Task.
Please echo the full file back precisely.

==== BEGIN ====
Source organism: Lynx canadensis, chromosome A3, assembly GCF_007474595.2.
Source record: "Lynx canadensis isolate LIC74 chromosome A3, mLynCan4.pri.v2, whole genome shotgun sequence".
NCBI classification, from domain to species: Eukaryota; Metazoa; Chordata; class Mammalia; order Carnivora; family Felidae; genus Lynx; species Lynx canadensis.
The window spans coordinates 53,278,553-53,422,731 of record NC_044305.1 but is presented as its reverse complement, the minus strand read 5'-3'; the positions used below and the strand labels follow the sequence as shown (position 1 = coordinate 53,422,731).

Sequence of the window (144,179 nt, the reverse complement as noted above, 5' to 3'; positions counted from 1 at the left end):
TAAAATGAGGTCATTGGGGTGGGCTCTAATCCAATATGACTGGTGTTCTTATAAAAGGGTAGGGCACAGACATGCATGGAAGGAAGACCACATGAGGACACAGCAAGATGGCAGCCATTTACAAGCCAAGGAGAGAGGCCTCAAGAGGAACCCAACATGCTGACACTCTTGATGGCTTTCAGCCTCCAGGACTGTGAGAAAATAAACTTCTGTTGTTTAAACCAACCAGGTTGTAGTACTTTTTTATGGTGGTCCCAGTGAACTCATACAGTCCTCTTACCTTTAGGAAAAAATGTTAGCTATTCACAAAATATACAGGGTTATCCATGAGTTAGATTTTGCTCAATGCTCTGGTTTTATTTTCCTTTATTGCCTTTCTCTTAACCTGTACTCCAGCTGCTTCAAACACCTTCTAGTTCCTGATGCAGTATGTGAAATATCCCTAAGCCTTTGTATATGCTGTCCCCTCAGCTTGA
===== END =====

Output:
Source organism: Lynx canadensis, chromosome A3, assembly GCF_007474595.2.
Source record: "Lynx canadensis isolate LIC74 chromosome A3, mLynCan4.pri.v2, whole genome shotgun sequence".
NCBI classification, from domain to species: Eukaryota; Metazoa; Chordata; class Mammalia; order Carnivora; family Felidae; genus Lynx; species Lynx canadensis.
The window spans coordinates 53,278,553-53,422,731 of record NC_044305.1 but is presented as its reverse complement, the minus strand read 5'-3'; the positions used below and the strand labels follow the sequence as shown (position 1 = coordinate 53,422,731).

Sequence of the window (144,179 nt, the reverse complement as noted above, 5' to 3'; positions counted from 1 at the left end):
TAAAATGAGGTCATTGGGGTGGGCTCTAATCCAATATGACTGGTGTTCTTATAAAAGGGTAGGGCACAGACATGCATGGAAGGAAGACCACATGAGGACACAGCAAGATGGCAGCCATTTACAAGCCAAGGAGAGAGGCCTCAAGAGGAACCCAACATGCTGACACTCTTGATGGCTTTCAGCCTCCAGGACTGTGAGAAAATAAACTTCTGTTGTTTAAACCAACCAGGTTGTAGTACTTTTTTATGGTGGTCCCAGTGAACTCATACAGTCCTCTTACCTTTAGGAAAAAATGTTAGCTATTCACAAAATATACAGGGTTATCCATGAGTTAGATTTTGCTCAATGCTCTGGTTTTATTTTCCTTTATTGCCTTTCTCTTAACCTGTACTCCAGCTGCTTCAAACACCTTCTAGTTCCTGATGCAGTATGTGAAATATCCCTAAGCCTTTGTATATGCTGTCCCCTCAGCTTGA